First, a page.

PolyU scientist develop new textile materials for sportswear

Oct 17, 2011
Professor John Xin, Acting Head of PolyU’s Institute of Textile and Clothing, and his PhD student Miss Kong Yee-yee showing the novel fabric

A novel type of fabric that can absorb water and perspiration on one side and transport it to the other has been invented by a team of textile scientists based at The Hong Kong Polytechnic University (PolyU).

A novel type of fabric that can absorb water and perspiration on one side and transport it to the other has been invented by a team of scientists based at The Hong Kong Polytechnic University (PolyU). The finding was published in the latest issue of the (Issue dated 13 October 2011) of the Royal Society of Chemistry.

This ground-breaking research was done by Professor John Xin, Acting Head of PolyU’s Institute of Textile and Clothing; his PhD student Miss Kong Yee-yee; and Dr Liu Yuyang of the Stevens Institute of Technology in the US. The researchers have made the fabric hydrophilic on one side by coating it with nano titania, which gives the material photo-induced hydrophilicity. This means that its hydrophilicity can be controlled by light. The fabric becomes hydrophobic after being stored in the dark.

The fabric could be used to wick sweat away from the human skin. In the light, water can be transported in a controllable manner from the hydrophobic side (next to the skin) to the hydrophilic side and then spread out rapidly along the channels on the hydrophilic side.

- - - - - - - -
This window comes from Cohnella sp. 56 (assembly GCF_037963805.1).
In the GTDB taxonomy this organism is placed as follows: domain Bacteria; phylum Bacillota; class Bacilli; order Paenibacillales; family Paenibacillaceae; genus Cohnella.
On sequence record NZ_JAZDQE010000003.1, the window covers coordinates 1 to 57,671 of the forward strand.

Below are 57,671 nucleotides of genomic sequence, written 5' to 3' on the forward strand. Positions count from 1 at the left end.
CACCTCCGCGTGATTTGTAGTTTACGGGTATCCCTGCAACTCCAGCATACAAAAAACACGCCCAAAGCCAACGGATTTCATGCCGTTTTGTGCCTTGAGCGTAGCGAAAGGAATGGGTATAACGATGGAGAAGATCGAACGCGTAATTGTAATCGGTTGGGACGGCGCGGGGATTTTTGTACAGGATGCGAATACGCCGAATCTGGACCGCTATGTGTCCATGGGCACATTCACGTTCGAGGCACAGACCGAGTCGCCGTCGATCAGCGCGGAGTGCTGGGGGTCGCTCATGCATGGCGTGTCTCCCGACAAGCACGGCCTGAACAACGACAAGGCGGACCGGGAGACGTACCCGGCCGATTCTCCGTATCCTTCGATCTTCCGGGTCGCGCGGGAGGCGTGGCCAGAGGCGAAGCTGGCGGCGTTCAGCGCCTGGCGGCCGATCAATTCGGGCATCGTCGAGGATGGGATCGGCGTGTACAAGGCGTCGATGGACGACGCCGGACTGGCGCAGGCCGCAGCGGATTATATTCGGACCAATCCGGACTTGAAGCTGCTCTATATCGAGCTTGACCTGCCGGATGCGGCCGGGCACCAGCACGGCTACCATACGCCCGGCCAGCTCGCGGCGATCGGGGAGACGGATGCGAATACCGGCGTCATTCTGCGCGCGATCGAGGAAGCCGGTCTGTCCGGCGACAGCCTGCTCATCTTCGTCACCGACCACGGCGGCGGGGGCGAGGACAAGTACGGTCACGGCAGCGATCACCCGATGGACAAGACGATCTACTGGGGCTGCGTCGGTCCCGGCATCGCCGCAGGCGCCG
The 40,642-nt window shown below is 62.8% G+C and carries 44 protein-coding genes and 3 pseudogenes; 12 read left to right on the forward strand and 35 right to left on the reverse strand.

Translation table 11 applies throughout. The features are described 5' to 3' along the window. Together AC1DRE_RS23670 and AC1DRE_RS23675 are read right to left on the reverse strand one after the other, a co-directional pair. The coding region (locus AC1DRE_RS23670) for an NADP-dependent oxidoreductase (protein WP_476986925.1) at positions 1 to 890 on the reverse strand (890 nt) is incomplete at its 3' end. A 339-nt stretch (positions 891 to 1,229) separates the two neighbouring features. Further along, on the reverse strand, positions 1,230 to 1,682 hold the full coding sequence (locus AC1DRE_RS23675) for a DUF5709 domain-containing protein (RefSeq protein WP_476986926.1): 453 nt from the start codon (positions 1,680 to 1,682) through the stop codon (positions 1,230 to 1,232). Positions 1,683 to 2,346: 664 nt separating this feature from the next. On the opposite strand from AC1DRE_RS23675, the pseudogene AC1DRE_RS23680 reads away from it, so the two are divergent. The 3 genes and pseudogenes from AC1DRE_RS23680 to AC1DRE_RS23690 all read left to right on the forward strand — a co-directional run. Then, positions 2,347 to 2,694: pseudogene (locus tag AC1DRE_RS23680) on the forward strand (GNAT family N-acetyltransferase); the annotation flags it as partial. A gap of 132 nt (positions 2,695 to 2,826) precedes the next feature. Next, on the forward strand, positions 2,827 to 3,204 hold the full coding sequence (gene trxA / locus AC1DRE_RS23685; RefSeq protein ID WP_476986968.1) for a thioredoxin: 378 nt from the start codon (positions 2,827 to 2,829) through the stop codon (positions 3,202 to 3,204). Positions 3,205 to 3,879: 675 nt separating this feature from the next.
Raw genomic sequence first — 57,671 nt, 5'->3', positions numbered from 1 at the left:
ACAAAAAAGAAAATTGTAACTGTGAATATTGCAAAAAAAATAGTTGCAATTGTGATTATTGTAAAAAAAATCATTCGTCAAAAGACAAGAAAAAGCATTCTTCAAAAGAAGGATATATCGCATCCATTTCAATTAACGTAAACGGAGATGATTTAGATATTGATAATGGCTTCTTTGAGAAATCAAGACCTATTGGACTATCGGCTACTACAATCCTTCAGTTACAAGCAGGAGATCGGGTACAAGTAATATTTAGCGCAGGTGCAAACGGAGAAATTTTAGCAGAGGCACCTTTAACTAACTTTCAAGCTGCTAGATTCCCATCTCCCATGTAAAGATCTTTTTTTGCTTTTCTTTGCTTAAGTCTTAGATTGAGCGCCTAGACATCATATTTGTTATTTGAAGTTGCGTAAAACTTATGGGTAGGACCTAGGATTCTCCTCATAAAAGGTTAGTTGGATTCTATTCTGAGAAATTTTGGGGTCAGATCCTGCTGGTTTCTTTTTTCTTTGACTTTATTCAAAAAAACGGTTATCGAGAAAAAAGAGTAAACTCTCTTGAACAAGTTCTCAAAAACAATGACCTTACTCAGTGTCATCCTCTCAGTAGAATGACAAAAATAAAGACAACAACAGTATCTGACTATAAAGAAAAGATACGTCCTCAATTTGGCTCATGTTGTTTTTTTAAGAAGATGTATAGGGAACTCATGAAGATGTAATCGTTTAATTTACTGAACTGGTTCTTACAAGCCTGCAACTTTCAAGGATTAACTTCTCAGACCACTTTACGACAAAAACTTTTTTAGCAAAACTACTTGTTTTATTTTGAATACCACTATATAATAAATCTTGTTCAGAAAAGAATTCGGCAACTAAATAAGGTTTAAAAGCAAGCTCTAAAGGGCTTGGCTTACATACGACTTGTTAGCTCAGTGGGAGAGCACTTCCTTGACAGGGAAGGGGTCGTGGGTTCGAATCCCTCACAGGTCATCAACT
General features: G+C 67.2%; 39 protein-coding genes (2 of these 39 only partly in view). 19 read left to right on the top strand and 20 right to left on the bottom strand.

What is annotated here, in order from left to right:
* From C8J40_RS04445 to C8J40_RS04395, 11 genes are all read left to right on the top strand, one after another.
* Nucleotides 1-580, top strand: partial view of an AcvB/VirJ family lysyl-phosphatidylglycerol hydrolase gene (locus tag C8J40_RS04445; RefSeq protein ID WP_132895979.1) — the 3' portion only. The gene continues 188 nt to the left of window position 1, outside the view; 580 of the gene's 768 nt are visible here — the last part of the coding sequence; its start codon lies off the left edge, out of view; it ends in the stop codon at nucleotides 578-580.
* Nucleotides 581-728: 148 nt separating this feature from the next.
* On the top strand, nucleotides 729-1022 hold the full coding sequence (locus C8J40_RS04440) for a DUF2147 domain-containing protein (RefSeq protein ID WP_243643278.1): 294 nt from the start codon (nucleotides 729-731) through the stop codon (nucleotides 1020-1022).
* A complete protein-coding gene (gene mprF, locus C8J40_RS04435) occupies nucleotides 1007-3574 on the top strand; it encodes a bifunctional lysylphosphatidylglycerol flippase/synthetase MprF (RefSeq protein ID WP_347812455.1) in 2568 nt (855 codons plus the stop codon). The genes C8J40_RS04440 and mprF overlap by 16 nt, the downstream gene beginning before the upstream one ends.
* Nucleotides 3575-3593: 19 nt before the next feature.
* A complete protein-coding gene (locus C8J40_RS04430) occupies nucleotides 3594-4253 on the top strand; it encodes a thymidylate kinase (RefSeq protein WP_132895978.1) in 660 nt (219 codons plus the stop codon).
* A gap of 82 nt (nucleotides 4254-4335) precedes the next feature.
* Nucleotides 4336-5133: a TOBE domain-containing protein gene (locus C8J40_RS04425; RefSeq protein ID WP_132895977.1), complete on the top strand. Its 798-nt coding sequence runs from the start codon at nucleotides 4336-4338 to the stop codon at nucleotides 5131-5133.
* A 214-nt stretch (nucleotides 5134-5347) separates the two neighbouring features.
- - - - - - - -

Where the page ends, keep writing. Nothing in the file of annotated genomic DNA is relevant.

This differs from other that do a similar thing. Current materials work by creating a surface energy gradient across the fabric by a pressure difference. Professor John Xin’s work introduces nano and smart elements into the system, taking advantage of titania’s properties.

A pioneering researcher, Professor John Xin and is renowned for his nano-technology breakthrough for to develop a special which can be made into self-cleaning clothes. This breakthrough by Professor Xin and Dr Walid Daoud in 2004 was also reported by Nature.

Explore further: Scientists learn to control reactions with the shape of a rare-earth catalyst

Provided by Hong Kong Polytechnic University

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